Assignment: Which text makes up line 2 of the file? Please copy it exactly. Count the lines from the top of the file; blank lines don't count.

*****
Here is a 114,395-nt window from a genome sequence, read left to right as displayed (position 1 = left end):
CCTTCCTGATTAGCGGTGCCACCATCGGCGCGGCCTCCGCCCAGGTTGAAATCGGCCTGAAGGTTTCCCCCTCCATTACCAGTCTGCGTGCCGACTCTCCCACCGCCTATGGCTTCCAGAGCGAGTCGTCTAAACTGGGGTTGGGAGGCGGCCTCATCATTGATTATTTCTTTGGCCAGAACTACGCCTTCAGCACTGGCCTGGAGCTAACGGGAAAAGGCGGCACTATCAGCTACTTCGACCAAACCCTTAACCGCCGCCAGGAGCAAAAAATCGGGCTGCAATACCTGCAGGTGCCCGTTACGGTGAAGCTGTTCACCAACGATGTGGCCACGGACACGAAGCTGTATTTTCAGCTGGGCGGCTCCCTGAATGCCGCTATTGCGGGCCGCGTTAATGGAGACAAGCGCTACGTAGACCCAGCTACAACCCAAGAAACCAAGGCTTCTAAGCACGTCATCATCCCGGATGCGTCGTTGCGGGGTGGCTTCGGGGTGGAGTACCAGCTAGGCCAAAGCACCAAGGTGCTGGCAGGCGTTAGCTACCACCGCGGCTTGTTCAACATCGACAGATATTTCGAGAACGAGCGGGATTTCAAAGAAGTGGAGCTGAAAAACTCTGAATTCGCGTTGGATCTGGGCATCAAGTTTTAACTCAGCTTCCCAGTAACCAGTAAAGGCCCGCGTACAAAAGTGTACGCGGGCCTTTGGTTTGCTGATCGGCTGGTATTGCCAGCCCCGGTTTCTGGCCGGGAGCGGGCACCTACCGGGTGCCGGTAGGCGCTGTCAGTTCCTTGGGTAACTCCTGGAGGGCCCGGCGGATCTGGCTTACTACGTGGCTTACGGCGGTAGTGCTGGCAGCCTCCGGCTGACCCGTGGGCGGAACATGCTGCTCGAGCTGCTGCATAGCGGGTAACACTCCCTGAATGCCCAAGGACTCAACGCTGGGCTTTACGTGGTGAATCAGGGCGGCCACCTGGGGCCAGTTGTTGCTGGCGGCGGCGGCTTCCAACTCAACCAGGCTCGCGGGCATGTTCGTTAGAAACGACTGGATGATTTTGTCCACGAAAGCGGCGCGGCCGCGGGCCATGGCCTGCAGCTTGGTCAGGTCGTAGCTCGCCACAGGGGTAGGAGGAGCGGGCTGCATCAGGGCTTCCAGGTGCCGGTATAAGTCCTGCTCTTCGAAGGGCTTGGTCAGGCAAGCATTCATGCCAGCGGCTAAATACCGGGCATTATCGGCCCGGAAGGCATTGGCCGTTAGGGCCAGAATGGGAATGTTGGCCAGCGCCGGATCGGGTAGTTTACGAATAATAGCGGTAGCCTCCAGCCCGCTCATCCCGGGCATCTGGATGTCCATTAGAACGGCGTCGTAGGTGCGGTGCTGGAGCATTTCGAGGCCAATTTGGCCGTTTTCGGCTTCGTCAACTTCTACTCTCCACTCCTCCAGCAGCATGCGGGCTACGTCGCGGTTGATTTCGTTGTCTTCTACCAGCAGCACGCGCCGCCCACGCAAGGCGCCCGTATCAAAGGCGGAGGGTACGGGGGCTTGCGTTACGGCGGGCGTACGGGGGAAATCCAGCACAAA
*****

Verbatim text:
CCTTCCTGATTAGCGGTGCCACCATCGGCGCGGCCTCCGCCCAGGTTGAAATCGGCCTGAAGGTTTCCCCCTCCATTACCAGTCTGCGTGCCGACTCTCCCACCGCCTATGGCTTCCAGAGCGAGTCGTCTAAACTGGGGTTGGGAGGCGGCCTCATCATTGATTATTTCTTTGGCCAGAACTACGCCTTCAGCACTGGCCTGGAGCTAACGGGAAAAGGCGGCACTATCAGCTACTTCGACCAAACCCTTAACCGCCGCCAGGAGCAAAAAATCGGGCTGCAATACCTGCAGGTGCCCGTTACGGTGAAGCTGTTCACCAACGATGTGGCCACGGACACGAAGCTGTATTTTCAGCTGGGCGGCTCCCTGAATGCCGCTATTGCGGGCCGCGTTAATGGAGACAAGCGCTACGTAGACCCAGCTACAACCCAAGAAACCAAGGCTTCTAAGCACGTCATCATCCCGGATGCGTCGTTGCGGGGTGGCTTCGGGGTGGAGTACCAGCTAGGCCAAAGCACCAAGGTGCTGGCAGGCGTTAGCTACCACCGCGGCTTGTTCAACATCGACAGATATTTCGAGAACGAGCGGGATTTCAAAGAAGTGGAGCTGAAAAACTCTGAATTCGCGTTGGATCTGGGCATCAAGTTTTAACTCAGCTTCCCAGTAACCAGTAAAGGCCCGCGTACAAAAGTGTACGCGGGCCTTTGGTTTGCTGATCGGCTGGTATTGCCAGCCCCGGTTTCTGGCCGGGAGCGGGCACCTACCGGGTGCCGGTAGGCGCTGTCAGTTCCTTGGGTAACTCCTGGAGGGCCCGGCGGATCTGGCTTACTACGTGGCTTACGGCGGTAGTGCTGGCAGCCTCCGGCTGACCCGTGGGCGGAACATGCTGCTCGAGCTGCTGCATAGCGGGTAACACTCCCTGAATGCCCAAGGACTCAACGCTGGGCTTTACGTGGTGAATCAGGGCGGCCACCTGGGGCCAGTTGTTGCTGGCGGCGGCGGCTTCCAACTCAACCAGGCTCGCGGGCATGTTCGTTAGAAACGACTGGATGATTTTGTCCACGAAAGCGGCGCGGCCGCGGGCCATGGCCTGCAGCTTGGTCAGGTCGTAGCTCGCCACAGGGGTAGGAGGAGCGGGCTGCATCAGGGCTTCCAGGTGCCGGTATAAGTCCTGCTCTTCGAAGGGCTTGGTCAGGCAAGCATTCATGCCAGCGGCTAAATACCGGGCATTATCGGCCCGGAAGGCATTGGCCGTTAGGGCCAGAATGGGAATGTTGGCCAGCGCCGGATCGGGTAGTTTACGAATAATAGCGGTAGCCTCCAGCCCGCTCATCCCGGGCATCTGGATGTCCATTAGAACGGCGTCGTAGGTGCGGTGCTGGAGCATTTCGAGGCCAATTTGGCCGTTTTCGGCTTCGTCAACTTCTACTCTCCACTCCTCCAGCAGCATGCGGGCTACGTCGCGGTTGATTTCGTTGTCTTCTACCAGCAGCACGCGCCGCCCACGCAAGGCGCCCGTATCAAAGGCGGAGGGTACGGGGGCTTGCGTTACGGCGGGCGTACGGGGGAAATCCAGCACAAA